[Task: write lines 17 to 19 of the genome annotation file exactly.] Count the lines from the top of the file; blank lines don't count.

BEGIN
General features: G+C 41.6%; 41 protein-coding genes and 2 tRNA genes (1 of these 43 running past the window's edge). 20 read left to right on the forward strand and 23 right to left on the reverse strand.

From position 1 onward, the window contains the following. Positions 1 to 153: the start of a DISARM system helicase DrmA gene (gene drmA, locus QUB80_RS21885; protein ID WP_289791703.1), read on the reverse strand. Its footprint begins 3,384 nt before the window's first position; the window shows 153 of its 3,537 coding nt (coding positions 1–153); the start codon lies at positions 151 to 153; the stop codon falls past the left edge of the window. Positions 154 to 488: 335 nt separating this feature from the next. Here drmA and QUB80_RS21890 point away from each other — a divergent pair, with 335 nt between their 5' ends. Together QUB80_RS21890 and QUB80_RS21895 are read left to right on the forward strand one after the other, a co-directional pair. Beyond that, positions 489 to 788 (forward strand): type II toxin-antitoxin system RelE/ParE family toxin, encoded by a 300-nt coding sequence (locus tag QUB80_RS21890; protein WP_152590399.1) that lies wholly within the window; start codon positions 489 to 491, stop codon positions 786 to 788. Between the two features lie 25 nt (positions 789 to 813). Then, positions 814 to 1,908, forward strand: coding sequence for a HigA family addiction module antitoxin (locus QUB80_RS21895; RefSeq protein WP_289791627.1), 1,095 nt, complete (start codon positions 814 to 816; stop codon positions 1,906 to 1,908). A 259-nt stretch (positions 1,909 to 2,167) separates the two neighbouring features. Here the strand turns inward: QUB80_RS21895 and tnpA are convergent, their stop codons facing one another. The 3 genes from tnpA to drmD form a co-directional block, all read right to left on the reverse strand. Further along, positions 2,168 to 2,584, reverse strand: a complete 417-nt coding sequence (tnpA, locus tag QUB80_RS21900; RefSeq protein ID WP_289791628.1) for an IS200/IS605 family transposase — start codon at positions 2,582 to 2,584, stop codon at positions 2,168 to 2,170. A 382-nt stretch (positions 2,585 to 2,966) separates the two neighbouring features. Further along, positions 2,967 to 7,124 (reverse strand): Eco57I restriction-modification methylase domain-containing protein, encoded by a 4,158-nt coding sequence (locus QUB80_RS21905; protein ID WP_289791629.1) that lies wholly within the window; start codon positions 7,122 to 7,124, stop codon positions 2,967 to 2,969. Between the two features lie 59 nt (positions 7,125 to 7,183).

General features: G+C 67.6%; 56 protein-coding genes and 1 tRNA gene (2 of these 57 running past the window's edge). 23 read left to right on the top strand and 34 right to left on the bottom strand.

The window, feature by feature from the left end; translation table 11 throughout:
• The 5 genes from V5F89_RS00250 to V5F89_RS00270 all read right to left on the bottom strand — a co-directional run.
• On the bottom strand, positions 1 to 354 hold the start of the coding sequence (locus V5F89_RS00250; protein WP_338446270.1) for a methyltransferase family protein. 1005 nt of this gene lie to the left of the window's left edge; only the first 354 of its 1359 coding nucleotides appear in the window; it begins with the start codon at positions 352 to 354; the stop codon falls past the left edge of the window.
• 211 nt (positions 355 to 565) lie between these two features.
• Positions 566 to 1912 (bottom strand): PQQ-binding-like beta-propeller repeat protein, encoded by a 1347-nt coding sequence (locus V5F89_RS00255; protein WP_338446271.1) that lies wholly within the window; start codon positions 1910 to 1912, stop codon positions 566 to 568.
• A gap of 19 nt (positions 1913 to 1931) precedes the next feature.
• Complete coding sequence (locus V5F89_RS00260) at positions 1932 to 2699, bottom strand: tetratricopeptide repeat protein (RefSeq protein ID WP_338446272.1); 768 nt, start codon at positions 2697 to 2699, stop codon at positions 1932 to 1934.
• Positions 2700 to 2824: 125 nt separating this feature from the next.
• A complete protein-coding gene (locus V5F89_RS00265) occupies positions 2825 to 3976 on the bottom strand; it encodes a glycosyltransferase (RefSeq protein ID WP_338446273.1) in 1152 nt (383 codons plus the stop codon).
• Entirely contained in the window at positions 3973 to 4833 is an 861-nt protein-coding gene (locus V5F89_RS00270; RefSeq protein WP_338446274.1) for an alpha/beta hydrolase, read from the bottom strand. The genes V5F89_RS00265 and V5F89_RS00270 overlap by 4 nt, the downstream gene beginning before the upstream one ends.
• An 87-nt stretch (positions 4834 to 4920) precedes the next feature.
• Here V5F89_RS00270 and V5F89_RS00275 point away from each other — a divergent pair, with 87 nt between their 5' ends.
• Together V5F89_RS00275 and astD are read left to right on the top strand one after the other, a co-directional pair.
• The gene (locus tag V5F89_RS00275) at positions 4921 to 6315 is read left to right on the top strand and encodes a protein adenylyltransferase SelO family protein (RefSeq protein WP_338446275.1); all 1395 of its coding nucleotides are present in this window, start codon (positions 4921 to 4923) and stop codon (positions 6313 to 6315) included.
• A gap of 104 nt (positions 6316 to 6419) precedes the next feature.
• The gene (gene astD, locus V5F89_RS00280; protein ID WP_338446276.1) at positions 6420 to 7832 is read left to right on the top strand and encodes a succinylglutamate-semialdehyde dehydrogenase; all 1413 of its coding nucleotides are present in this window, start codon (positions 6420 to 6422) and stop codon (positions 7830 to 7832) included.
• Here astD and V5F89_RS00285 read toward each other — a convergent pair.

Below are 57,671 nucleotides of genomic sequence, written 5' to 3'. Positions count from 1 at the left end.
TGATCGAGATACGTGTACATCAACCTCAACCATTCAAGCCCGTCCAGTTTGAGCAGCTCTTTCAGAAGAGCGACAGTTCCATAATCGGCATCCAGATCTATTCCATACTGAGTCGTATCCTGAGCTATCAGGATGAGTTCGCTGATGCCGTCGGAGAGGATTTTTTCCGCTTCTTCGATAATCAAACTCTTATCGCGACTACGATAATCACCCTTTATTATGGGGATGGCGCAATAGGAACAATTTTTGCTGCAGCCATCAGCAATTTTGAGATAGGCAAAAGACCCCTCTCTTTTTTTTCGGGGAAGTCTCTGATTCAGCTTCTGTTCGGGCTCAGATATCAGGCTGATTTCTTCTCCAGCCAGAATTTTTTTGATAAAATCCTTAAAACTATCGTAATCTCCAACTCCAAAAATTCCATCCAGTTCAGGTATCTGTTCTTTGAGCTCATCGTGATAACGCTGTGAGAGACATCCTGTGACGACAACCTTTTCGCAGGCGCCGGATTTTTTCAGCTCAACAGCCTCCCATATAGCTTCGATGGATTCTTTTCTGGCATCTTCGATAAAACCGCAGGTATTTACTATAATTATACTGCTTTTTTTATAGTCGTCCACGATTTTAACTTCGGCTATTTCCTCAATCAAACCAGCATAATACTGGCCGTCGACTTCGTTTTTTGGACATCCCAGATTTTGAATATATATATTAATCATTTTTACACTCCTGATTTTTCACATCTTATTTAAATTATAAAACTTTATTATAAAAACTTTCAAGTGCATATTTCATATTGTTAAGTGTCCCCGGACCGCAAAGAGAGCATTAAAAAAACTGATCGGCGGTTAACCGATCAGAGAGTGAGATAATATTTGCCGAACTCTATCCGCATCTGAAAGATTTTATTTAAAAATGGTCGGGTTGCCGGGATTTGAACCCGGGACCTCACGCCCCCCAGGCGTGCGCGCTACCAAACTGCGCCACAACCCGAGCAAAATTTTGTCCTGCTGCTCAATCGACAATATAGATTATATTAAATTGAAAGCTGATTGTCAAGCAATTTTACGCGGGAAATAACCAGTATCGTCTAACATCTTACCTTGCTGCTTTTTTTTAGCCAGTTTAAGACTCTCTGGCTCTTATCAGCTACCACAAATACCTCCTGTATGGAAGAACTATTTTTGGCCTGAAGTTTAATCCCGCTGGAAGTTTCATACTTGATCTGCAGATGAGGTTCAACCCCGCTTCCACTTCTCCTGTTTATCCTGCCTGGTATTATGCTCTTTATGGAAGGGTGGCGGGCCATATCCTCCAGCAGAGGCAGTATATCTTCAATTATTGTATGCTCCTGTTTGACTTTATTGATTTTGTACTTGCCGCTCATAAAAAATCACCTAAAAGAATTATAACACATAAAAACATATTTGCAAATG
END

• The gene (locus tag V5F89_RS00275) at positions 4921 to 6315 is read left to right on the top strand and encodes a protein adenylyltransferase SelO family protein (RefSeq protein WP_338446275.1); all 1395 of its coding nucleotides are present in this window, start codon (positions 4921 to 4923) and stop codon (positions 6313 to 6315) included.
• A gap of 104 nt (positions 6316 to 6419) precedes the next feature.
• The gene (gene astD, locus V5F89_RS00280; protein ID WP_338446276.1) at positions 6420 to 7832 is read left to right on the top strand and encodes a succinylglutamate-semialdehyde dehydrogenase; all 1413 of its coding nucleotides are present in this window, start codon (positions 6420 to 6422) and stop codon (positions 7830 to 7832) included.